There are significant technical differences in how the semantic layer is transformed into the “user view” in the query and reporting environment versus the OLAP cube, but the semantic elements
don’t change. Year-to-Date Sales is Year-to-Date Sales, whether in the query and reporting environment or in an OLAP cube. The same care must be taken in understanding the semantic issues.

The validated semantic model already contains most of the metadata-the business definitions and source data transformations-and that metadata should be incorporated into the tool implementation of
the semantic layer.
Designing the Data and the Process

Creating the Physical Data Model(s)

Given the variety of data warehouse sizes, environments, complexity and purpose, there is not one standard recommended architecture. There will probably be two, but as many as four or five physical
data models to consider: staging area, operational data store (ODS), atomic data warehouse (ADW), data mart and OLAP cube.

There are many factors in addition to semantics that influence the architecture decisions for determining how many physical platforms are needed and how the data should be moved across platforms.
The need for “division-restricted” views of data may, for example, be best implemented by creating a set of separate divisional data marts with a larger data mart containing all divisions for
corporate use.

Whatever the architecture, the design of the data structure that directly interfaces to the query and reporting or OLAP cube tool’s semantic layer must be designed to fully support that
layer. It is a mistake to think that a physical data warehouse database can be designed that will correctly support any semantic layer implementation. Only by understanding the semantic model and
its implementation in the tool can the correct supporting physical structure be designed. In other words, the key design principal driving the design of the physical database is that it must
support the semantic implementation.

Understandably, there are tradeoffs in the database/semantic layer interface. By combining an understanding of how the reporting tool works with the insights gained from the semantic modeling
process, the design tradeoffs are understood and an optimum approach adopted. One of these tradeoffs is in the design of the structures to support aggregated elements- Year-to-Date Sales, for
example. From the example above, it’s clear that the “Year-to-Date Sales” element should be explicit in the semantic layer, as it is explicit in the semantic model. The design decision to be
made is: should the calculation for Year-to-Date Sales be made during the Extract, Transform, and Load (ETL) process and placed in the physical database, or should Sales-by-Month (for example) be
stored in the database and the burden of calculating Year-to-Date placed on the query tool at run time? The answer lies in the significance of the need for the aggregated Year-to-Date numbers and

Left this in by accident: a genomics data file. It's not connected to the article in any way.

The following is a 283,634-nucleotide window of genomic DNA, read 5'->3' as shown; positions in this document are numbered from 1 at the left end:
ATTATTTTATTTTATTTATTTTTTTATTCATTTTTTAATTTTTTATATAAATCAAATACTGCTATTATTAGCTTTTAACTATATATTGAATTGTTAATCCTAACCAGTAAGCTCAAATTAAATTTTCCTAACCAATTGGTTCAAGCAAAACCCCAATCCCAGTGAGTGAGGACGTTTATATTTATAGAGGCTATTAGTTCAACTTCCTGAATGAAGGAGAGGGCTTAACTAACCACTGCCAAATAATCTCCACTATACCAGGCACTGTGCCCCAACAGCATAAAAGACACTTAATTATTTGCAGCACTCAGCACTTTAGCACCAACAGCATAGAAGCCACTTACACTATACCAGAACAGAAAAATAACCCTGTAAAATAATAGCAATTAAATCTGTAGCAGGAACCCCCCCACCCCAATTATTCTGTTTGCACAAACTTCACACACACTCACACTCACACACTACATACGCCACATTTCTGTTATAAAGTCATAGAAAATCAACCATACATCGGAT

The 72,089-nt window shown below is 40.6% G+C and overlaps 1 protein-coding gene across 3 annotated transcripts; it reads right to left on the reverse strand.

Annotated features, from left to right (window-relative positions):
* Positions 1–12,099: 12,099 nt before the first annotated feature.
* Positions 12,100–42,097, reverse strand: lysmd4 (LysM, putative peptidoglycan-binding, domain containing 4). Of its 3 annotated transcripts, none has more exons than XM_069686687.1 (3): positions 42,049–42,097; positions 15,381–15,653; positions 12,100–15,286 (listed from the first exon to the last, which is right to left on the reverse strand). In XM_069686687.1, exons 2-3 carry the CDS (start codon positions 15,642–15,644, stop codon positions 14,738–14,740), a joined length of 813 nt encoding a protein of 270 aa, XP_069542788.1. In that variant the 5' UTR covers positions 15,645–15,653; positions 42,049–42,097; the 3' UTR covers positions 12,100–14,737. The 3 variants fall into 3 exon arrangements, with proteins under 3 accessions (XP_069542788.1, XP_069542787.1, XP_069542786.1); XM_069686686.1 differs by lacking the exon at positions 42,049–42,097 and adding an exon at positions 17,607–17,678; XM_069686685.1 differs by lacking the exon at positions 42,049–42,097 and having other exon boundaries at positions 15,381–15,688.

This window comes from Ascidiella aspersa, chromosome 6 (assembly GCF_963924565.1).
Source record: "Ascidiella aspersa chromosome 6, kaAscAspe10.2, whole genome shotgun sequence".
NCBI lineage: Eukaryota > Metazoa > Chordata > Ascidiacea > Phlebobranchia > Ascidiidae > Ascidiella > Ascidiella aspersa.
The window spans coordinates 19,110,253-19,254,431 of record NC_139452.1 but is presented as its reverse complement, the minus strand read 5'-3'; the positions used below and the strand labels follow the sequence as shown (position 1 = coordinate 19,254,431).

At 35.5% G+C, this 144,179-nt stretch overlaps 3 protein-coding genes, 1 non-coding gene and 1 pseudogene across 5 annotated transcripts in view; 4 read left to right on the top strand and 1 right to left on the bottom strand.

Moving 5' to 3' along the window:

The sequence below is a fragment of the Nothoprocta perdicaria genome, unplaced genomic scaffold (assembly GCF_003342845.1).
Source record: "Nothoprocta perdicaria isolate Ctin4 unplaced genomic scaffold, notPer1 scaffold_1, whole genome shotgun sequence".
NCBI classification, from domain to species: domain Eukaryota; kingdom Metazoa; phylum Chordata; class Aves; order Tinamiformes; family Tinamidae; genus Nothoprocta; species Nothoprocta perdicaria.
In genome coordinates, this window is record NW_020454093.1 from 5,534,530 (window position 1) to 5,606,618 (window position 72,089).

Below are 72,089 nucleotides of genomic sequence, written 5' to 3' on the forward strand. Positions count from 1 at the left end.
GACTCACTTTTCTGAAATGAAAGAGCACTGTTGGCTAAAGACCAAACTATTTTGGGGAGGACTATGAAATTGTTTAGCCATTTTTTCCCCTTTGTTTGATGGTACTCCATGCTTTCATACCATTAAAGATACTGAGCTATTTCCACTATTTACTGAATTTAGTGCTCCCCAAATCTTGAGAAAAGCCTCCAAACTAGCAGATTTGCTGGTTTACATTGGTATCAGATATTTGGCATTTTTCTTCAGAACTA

the burden placed on the user to create the element, versus the need for the monthly numbers and the associated performance trade-offs. The semantic model can help determine that significance.
(Typically, the performance of the ETL tool and the performance of the query and reporting tool must also be taken into consideration.)

Another example is the need to provide multi-level percentages, like Gross Profit Percent at the invoice line, as well as rolled-up product, and customer levels. These semantic elements cannot be
put into the database itself. They must be calculated at run-time by the query and reporting tool. If Gross Profit Percent is included in the database at the lowest detail level and placed in the
semantic layer accordingly, when a query is requested to sum the sales for a given customer over a month, and also display the aggregated Gross Profit Percent, the query tool will perform a simple
addition of the Sales Dollar field and the Gross Profit Percent field. See what can happen to a customer with four invoice line items in a month:

Leaving it up to the reporting tool to calculate Gross Profit Percent at each requested summary level solves the problem. If a Gross Profit Percent is included in the invoicing system’s invoice
line item, it should be ignored. This is another example of why understanding the semantics of the data is essential for success.
Designing the Source to Target Map

Finally, the transformations documented as part of the target-to-source mapping exercise to discover semantic anomalies can be leveraged in creating the source-to-target ETL mappings. This is the
case whether the transformations are implemented at source-to-staging, or staging-to-ODS, or staging to ADW.

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David Fritz

David Fritz

David Fritz has lead teams in the design and development of business systems for over 30 years. He is currently a consultant with BusinessEdge Solutions, where he specializes in business systems requirements specification and data architecture and management. He lives with his family in northern New Jersey. 

David is a consultant with BusinessEdge Solutions in northern New Jersey. He specializes in business systems requirements specification and data architecture and management.  He can be reached at